That’s an impressive amount of BS packed into one paragraph.  Ken Lovett’s piece in the usually disreputable Daily News offers a reality check:

“… Just 18% of the state’s 10.8 million registered voters actually voted for Cuomo, who beat Republican Rob Astorino by 13 points.  And Cuomo only got 743,679 votes in New York City, compared to de Blasio’s 795,679 votes in 2013.  “Talk about a mandate,” joked one Democratic insider sarcastically. “These guys were the first ones out there bashing the mayor for his vote total — and (Cuomo) did even worse.”  Overall, Cuomo got 1.9 million votes — about a million less than when he was first elected four years ago.  Astorino got virtually the same 1.5 million votes as Cuomo’s GOP foe four years ago.  Turnout was anemic this year …”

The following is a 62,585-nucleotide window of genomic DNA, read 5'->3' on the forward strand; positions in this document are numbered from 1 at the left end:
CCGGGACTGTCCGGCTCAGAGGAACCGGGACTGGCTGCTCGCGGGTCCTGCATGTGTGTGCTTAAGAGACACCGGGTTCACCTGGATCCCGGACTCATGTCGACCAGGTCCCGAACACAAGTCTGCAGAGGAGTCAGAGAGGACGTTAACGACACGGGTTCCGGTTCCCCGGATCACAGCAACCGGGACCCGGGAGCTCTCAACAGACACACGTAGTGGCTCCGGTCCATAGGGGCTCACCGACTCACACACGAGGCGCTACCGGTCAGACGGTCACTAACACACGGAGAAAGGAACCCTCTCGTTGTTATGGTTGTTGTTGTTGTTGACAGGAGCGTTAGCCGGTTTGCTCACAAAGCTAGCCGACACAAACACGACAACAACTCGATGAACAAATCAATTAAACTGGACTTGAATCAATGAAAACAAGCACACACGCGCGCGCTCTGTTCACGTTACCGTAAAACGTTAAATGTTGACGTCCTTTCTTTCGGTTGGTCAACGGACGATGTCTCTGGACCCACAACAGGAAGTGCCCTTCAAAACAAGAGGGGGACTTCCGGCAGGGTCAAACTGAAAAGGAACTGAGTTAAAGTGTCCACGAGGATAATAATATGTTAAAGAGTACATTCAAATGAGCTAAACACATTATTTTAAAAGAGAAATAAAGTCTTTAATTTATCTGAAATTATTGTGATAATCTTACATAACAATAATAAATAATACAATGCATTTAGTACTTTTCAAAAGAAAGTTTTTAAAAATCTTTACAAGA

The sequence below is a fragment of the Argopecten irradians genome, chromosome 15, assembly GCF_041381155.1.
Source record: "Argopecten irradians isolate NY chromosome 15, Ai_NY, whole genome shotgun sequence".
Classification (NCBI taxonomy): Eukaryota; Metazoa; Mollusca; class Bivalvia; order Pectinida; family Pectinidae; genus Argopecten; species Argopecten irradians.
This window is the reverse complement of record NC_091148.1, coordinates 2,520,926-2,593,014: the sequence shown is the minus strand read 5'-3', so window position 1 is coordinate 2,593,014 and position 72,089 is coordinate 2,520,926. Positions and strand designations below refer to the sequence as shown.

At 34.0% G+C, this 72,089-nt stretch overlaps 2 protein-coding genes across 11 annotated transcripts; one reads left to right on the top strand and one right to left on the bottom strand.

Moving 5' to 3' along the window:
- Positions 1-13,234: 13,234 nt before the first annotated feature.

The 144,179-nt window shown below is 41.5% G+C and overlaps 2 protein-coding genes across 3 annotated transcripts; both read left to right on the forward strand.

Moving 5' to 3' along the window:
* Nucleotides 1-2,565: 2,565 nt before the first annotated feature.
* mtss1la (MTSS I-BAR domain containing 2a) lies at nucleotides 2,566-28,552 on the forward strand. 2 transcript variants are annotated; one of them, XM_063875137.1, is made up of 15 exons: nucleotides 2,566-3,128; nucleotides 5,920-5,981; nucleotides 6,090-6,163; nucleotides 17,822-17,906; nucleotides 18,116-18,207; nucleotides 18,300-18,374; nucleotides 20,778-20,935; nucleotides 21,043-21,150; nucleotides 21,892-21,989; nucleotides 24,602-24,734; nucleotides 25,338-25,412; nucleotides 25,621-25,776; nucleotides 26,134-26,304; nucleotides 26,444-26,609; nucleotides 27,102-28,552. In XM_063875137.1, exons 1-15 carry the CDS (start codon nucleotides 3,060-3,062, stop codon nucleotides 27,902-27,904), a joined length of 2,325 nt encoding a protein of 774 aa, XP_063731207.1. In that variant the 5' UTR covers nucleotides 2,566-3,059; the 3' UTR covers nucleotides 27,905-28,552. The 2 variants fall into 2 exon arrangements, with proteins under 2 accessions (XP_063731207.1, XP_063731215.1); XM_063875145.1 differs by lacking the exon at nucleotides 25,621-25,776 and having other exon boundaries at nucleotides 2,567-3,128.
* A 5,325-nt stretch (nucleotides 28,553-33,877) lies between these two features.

This isn’t the sign of a popular politician.  Plus, he left out the fact that in order to win Cuomo forged a sleazy deal with the Republicans to undermine Astorino and suppress turnout.  Astorino actually beat Cuomo upstate.  If the GOP machine got behind Astorino he could have won.

Now that the election is over, who is celebrating?  Nobody.  The Governor himself has gone back into hiding.  Yes, Cuomo won but the bigger win goes to the Tammany machine for more or less keeping the status quo.